Skip Navigation
Analysis

Gerrymandering Meets the Coronavirus in Wisconsin

Partisan voting district lines were an obstacle to delaying the election, putting voters’ health at risk.

April 8, 2020

Gerry­man­der­ing has real-world policy consequences, but rarely have those been as fright­en­ingly illus­trated than with what has played out in Wiscon­sin the past several days.

With the coronavirus ravaging the state, Wiscon­sin Gov. Tony Evers asked lawmakers last Friday to switch the state’s April elec­tions to an all-mail elec­tion, warn­ing that in-person voting in the middle of a pandemic would be “a very unne­ces­sary public health risk.” Others called for post­pone­ment of the elec­tion from April to June, and elec­tion offi­cials around the state repor­ted diffi­culties recruit­ing enough poll work­ers to safely run an elec­tion.

But Wiscon­sin Repub­lic­ans were eager for a hotly contested state Supreme Court elec­tion to take place. And with a near super­ma­jor­ity in the state assembly thanks to one of the most aggress­ive gerry­manders in U.S. history, they ignored calls to post­pone the elec­tions, dismissively conven­ing and then adjourn­ing the special legis­lat­ive session called by the governor in just 17 seconds.

The result on Tues­day were long lines in Milwau­kee, where only five polling places in the whole city were open. Repub­lic­ans could act brazenly without fear of elect­oral blow­back because gerry­mandered maps make it virtu­ally impossible for them to ever lose their legis­lat­ive major­ity. Wiscon­sin’s maps were craf­ted with such micro-preci­sion that even if Demo­crats managed to win a histor­ic­ally high 54 percent of the two-party vote – a level they’ve reached only once in the last 20 years — Repub­lic­ans would still end up with a solid nine-seat major­ity in the state assembly.

In fact, Wiscon­sin’s maps are so gerry­mandered that Repub­lic­ans can win close to a super­ma­jor­ity of house seats even with a minor­ity of the vote. Analyses of the maps in the lawsuit chal­len­ging the maps showed that Repub­lic­ans are a lock to win 60 percent of state­house seats even if they win just 48 percent of the vote. This is precisely what happened in 2018, when Demo­crats won a major­ity of the statewide vote and swept statewide offices, but Repub­lic­ans saw the size of their state-house deleg­a­tion reduced by only a single seat, going from 64 of 99 seats to 63 seats.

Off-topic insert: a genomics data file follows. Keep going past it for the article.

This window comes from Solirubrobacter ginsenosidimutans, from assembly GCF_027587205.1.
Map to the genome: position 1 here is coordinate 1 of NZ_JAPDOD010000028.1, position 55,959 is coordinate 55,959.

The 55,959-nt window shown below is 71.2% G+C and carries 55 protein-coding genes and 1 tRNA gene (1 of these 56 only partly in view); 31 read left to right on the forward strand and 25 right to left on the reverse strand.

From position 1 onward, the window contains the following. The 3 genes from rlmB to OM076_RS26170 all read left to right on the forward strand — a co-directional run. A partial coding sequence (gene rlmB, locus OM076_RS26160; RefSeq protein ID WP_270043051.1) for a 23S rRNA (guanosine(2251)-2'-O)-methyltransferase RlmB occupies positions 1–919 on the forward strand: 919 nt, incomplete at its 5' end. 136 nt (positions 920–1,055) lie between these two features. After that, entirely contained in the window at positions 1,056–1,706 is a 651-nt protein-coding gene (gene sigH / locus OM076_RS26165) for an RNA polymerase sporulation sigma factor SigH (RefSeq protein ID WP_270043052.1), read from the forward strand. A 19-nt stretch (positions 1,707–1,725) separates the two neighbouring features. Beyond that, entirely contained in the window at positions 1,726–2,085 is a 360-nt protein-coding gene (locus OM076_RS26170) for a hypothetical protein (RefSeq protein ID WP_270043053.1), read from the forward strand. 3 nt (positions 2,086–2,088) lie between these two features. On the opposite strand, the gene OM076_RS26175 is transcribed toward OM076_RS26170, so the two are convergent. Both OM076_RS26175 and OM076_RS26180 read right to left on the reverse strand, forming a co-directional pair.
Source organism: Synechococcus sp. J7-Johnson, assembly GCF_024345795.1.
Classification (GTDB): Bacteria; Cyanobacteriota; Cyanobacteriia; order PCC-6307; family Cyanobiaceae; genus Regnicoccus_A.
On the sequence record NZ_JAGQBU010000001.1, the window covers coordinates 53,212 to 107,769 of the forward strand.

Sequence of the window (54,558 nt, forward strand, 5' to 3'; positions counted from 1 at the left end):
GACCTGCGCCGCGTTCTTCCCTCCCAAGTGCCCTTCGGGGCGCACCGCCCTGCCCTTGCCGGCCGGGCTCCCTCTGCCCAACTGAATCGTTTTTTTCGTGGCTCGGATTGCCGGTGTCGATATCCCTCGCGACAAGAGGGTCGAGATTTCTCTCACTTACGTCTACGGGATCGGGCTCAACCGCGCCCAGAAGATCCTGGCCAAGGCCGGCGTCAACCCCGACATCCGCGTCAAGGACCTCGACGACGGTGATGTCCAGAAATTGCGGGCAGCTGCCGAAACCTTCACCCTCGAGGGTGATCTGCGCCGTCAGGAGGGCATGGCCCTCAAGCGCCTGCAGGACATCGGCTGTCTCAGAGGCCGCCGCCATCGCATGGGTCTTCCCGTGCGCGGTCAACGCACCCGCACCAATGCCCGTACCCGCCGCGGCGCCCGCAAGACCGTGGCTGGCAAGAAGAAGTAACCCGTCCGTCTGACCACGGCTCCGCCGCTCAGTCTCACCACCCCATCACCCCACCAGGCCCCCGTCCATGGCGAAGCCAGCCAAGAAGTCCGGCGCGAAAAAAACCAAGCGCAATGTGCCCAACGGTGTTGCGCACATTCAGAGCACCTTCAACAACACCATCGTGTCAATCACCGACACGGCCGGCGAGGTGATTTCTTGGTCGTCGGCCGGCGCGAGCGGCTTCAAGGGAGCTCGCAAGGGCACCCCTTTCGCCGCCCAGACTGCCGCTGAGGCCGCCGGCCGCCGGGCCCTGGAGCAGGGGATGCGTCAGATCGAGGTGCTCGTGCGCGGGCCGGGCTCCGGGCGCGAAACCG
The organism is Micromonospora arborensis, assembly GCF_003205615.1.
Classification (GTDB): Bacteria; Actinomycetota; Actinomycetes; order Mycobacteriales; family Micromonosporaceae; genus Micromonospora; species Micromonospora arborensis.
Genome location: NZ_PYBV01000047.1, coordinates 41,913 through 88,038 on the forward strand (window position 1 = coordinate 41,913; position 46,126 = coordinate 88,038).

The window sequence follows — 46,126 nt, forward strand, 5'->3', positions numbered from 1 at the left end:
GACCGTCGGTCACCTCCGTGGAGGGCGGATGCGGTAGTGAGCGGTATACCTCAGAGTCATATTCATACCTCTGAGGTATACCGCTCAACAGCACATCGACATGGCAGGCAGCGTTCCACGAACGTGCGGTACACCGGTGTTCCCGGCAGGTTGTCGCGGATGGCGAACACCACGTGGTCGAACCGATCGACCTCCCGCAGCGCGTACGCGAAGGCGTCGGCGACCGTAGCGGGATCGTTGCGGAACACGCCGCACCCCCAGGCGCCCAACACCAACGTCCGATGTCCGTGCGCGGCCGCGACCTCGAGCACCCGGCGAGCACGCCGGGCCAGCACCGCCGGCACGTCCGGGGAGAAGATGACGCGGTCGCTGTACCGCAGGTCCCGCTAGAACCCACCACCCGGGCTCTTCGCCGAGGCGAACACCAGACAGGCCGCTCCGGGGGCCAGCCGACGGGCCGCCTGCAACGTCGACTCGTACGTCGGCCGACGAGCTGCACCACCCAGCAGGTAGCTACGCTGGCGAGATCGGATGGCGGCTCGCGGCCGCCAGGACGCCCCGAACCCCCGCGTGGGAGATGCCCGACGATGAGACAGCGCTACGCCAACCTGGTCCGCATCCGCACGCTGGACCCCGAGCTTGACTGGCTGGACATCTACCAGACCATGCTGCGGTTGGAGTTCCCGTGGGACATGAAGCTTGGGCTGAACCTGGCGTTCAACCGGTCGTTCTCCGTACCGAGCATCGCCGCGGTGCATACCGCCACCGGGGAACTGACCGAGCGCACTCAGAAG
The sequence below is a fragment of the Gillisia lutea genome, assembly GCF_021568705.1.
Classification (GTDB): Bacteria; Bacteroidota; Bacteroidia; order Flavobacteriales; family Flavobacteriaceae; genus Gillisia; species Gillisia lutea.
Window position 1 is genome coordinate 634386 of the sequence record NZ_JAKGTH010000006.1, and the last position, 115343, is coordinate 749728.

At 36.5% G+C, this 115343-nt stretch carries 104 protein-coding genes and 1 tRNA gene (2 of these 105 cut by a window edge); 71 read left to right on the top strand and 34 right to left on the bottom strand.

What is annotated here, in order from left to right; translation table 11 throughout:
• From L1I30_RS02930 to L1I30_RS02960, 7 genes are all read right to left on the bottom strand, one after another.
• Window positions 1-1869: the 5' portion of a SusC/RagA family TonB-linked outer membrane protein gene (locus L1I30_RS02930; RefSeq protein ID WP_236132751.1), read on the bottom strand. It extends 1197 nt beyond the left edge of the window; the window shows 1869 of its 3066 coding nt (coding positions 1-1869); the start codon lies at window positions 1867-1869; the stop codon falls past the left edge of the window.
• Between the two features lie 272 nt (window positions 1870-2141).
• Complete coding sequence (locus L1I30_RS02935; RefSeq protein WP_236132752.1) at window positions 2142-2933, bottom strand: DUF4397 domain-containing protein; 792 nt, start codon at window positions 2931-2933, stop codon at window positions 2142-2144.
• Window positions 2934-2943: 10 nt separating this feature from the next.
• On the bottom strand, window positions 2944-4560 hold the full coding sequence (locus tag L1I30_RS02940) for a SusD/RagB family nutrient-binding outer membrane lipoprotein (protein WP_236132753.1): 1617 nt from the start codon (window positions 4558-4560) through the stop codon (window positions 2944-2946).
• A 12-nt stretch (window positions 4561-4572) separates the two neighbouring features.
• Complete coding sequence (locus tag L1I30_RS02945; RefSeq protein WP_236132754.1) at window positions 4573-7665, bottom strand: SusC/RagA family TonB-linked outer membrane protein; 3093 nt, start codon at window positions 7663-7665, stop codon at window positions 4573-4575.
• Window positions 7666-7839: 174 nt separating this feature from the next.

The current maps are far differ­ent than maps of the prior decade, which were drawn by a court in 2001 after legis­lat­ive dead­lock. Those maps were much more elect­or­ally respons­ive, allow­ing control of the state assembly to flip between the parties several times over the course of the decade as the mood of voters shif­ted — exactly what one would expect in one of the coun­try’s quint­es­sen­tial swing states.

In 2016, a panel of three federal judges struck down Wiscon­sin’s current state assembly maps as an uncon­sti­tu­tional partisan gerry­mander, find­ing that Repub­lic­ans  had drawn maps with the intent “to secure the Repub­lican Party’s control of the state legis­lature for the [decade].” But the Supreme Court sent the case back to the lower court. Then, while the case was on the eve of a retrial, the Supreme Court ruled in a case from North Caro­lina, Rucho v. Common Cause, that partisan gerry­man­der­ing claims could not be considered by federal courts.

With federal courts out of the picture, Wiscon­sin’s gerry­mandered status quo was locked in.

To be sure, gerry­man­der­ing isn’t the only reason Wiscon­sin ended up in the mess that it has. This decade, Wiscon­sin has been home to a string of attacks on demo­cracy, from discrim­in­at­ory voter ID laws to efforts to ques­tion­able purges of voter rolls. And, even if Demo­crats had held the state assembly, an effort to hold an all-mail elec­tion might have been blocked by the Repub­lican-controlled state senate. But the decision to do so would have carried far greater polit­ical risk.

By baking elect­oral results into the DNA of districts, gerry­man­der­ing has taken away an import­ant check and balance from Wiscon­sin voters. One consequence is an elec­tion on Tues­day that Wiscon­sin’s largest paper has called “the most undemo­cratic in the state’s history.”